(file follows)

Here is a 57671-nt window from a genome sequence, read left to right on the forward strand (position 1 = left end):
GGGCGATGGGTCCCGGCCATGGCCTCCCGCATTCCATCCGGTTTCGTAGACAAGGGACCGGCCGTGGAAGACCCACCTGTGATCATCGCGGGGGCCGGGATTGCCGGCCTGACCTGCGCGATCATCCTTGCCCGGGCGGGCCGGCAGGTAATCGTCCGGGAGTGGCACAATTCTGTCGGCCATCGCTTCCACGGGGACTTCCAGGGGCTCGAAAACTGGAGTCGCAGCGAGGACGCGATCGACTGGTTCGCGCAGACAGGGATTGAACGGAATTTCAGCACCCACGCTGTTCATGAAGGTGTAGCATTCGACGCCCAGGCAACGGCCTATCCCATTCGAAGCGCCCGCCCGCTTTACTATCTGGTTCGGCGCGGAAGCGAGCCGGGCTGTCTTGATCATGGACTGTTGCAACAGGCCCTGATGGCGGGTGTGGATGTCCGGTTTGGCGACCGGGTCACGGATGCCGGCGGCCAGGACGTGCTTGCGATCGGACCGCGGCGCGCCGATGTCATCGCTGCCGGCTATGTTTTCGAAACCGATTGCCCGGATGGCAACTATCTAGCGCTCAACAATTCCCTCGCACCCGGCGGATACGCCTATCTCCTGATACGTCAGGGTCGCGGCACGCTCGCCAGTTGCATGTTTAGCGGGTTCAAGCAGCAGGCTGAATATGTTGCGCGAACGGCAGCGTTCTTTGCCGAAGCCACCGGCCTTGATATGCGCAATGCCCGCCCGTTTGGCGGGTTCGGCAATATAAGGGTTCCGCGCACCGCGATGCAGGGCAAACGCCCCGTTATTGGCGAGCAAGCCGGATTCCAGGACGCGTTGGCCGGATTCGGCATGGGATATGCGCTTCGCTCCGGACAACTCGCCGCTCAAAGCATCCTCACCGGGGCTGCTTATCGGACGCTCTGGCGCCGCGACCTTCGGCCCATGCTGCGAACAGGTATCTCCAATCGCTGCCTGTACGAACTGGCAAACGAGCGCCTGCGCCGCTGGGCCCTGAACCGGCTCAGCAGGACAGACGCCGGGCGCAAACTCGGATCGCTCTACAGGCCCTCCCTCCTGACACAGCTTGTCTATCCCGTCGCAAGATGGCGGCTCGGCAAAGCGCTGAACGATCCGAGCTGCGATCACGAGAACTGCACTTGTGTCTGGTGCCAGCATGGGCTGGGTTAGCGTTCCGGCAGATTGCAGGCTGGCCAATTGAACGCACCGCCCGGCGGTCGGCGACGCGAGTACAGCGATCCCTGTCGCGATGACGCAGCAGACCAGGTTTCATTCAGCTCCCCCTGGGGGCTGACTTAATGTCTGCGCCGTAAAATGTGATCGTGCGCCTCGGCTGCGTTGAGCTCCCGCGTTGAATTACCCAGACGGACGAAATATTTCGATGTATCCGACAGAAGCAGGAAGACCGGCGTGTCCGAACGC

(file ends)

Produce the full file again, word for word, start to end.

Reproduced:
Here is a 57671-nt window from a genome sequence, read left to right on the forward strand (position 1 = left end):
GGGCGATGGGTCCCGGCCATGGCCTCCCGCATTCCATCCGGTTTCGTAGACAAGGGACCGGCCGTGGAAGACCCACCTGTGATCATCGCGGGGGCCGGGATTGCCGGCCTGACCTGCGCGATCATCCTTGCCCGGGCGGGCCGGCAGGTAATCGTCCGGGAGTGGCACAATTCTGTCGGCCATCGCTTCCACGGGGACTTCCAGGGGCTCGAAAACTGGAGTCGCAGCGAGGACGCGATCGACTGGTTCGCGCAGACAGGGATTGAACGGAATTTCAGCACCCACGCTGTTCATGAAGGTGTAGCATTCGACGCCCAGGCAACGGCCTATCCCATTCGAAGCGCCCGCCCGCTTTACTATCTGGTTCGGCGCGGAAGCGAGCCGGGCTGTCTTGATCATGGACTGTTGCAACAGGCCCTGATGGCGGGTGTGGATGTCCGGTTTGGCGACCGGGTCACGGATGCCGGCGGCCAGGACGTGCTTGCGATCGGACCGCGGCGCGCCGATGTCATCGCTGCCGGCTATGTTTTCGAAACCGATTGCCCGGATGGCAACTATCTAGCGCTCAACAATTCCCTCGCACCCGGCGGATACGCCTATCTCCTGATACGTCAGGGTCGCGGCACGCTCGCCAGTTGCATGTTTAGCGGGTTCAAGCAGCAGGCTGAATATGTTGCGCGAACGGCAGCGTTCTTTGCCGAAGCCACCGGCCTTGATATGCGCAATGCCCGCCCGTTTGGCGGGTTCGGCAATATAAGGGTTCCGCGCACCGCGATGCAGGGCAAACGCCCCGTTATTGGCGAGCAAGCCGGATTCCAGGACGCGTTGGCCGGATTCGGCATGGGATATGCGCTTCGCTCCGGACAACTCGCCGCTCAAAGCATCCTCACCGGGGCTGCTTATCGGACGCTCTGGCGCCGCGACCTTCGGCCCATGCTGCGAACAGGTATCTCCAATCGCTGCCTGTACGAACTGGCAAACGAGCGCCTGCGCCGCTGGGCCCTGAACCGGCTCAGCAGGACAGACGCCGGGCGCAAACTCGGATCGCTCTACAGGCCCTCCCTCCTGACACAGCTTGTCTATCCCGTCGCAAGATGGCGGCTCGGCAAAGCGCTGAACGATCCGAGCTGCGATCACGAGAACTGCACTTGTGTCTGGTGCCAGCATGGGCTGGGTTAGCGTTCCGGCAGATTGCAGGCTGGCCAATTGAACGCACCGCCCGGCGGTCGGCGACGCGAGTACAGCGATCCCTGTCGCGATGACGCAGCAGACCAGGTTTCATTCAGCTCCCCCTGGGGGCTGACTTAATGTCTGCGCCGTAAAATGTGATCGTGCGCCTCGGCTGCGTTGAGCTCCCGCGTTGAATTACCCAGACGGACGAAATATTTCGATGTATCCGACAGAAGCAGGAAGACCGGCGTGTCCGAACGC